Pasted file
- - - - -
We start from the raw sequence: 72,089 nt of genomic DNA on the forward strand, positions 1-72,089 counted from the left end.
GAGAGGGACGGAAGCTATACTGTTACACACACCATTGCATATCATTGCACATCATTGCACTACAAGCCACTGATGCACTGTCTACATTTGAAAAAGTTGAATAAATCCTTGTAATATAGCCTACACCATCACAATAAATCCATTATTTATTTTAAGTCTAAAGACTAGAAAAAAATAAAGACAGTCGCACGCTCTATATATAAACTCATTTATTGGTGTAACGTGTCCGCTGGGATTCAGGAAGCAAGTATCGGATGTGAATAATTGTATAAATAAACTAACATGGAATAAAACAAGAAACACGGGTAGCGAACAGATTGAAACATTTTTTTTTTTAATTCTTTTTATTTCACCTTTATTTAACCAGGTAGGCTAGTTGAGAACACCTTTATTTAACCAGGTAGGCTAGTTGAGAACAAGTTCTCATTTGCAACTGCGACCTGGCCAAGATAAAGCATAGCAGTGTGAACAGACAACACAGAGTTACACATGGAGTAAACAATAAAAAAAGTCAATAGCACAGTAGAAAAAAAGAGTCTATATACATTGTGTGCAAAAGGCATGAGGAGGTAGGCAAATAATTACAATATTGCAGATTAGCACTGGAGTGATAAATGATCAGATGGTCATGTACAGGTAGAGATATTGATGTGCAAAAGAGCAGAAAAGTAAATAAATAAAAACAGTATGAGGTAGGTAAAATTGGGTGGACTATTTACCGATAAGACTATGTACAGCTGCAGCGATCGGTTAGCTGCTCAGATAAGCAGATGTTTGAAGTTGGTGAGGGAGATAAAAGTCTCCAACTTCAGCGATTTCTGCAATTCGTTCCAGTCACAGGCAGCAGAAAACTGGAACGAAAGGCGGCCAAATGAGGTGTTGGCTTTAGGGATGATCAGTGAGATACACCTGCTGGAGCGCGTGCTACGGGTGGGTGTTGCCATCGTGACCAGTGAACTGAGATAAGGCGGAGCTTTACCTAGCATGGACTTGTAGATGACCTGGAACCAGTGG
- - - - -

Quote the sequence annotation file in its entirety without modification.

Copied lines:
We start from the raw sequence: 72,089 nt of genomic DNA on the forward strand, positions 1-72,089 counted from the left end.
GAGAGGGACGGAAGCTATACTGTTACACACACCATTGCATATCATTGCACATCATTGCACTACAAGCCACTGATGCACTGTCTACATTTGAAAAAGTTGAATAAATCCTTGTAATATAGCCTACACCATCACAATAAATCCATTATTTATTTTAAGTCTAAAGACTAGAAAAAAATAAAGACAGTCGCACGCTCTATATATAAACTCATTTATTGGTGTAACGTGTCCGCTGGGATTCAGGAAGCAAGTATCGGATGTGAATAATTGTATAAATAAACTAACATGGAATAAAACAAGAAACACGGGTAGCGAACAGATTGAAACATTTTTTTTTTTAATTCTTTTTATTTCACCTTTATTTAACCAGGTAGGCTAGTTGAGAACACCTTTATTTAACCAGGTAGGCTAGTTGAGAACAAGTTCTCATTTGCAACTGCGACCTGGCCAAGATAAAGCATAGCAGTGTGAACAGACAACACAGAGTTACACATGGAGTAAACAATAAAAAAAGTCAATAGCACAGTAGAAAAAAAGAGTCTATATACATTGTGTGCAAAAGGCATGAGGAGGTAGGCAAATAATTACAATATTGCAGATTAGCACTGGAGTGATAAATGATCAGATGGTCATGTACAGGTAGAGATATTGATGTGCAAAAGAGCAGAAAAGTAAATAAATAAAAACAGTATGAGGTAGGTAAAATTGGGTGGACTATTTACCGATAAGACTATGTACAGCTGCAGCGATCGGTTAGCTGCTCAGATAAGCAGATGTTTGAAGTTGGTGAGGGAGATAAAAGTCTCCAACTTCAGCGATTTCTGCAATTCGTTCCAGTCACAGGCAGCAGAAAACTGGAACGAAAGGCGGCCAAATGAGGTGTTGGCTTTAGGGATGATCAGTGAGATACACCTGCTGGAGCGCGTGCTACGGGTGGGTGTTGCCATCGTGACCAGTGAACTGAGATAAGGCGGAGCTTTACCTAGCATGGACTTGTAGATGACCTGGAACCAGTGG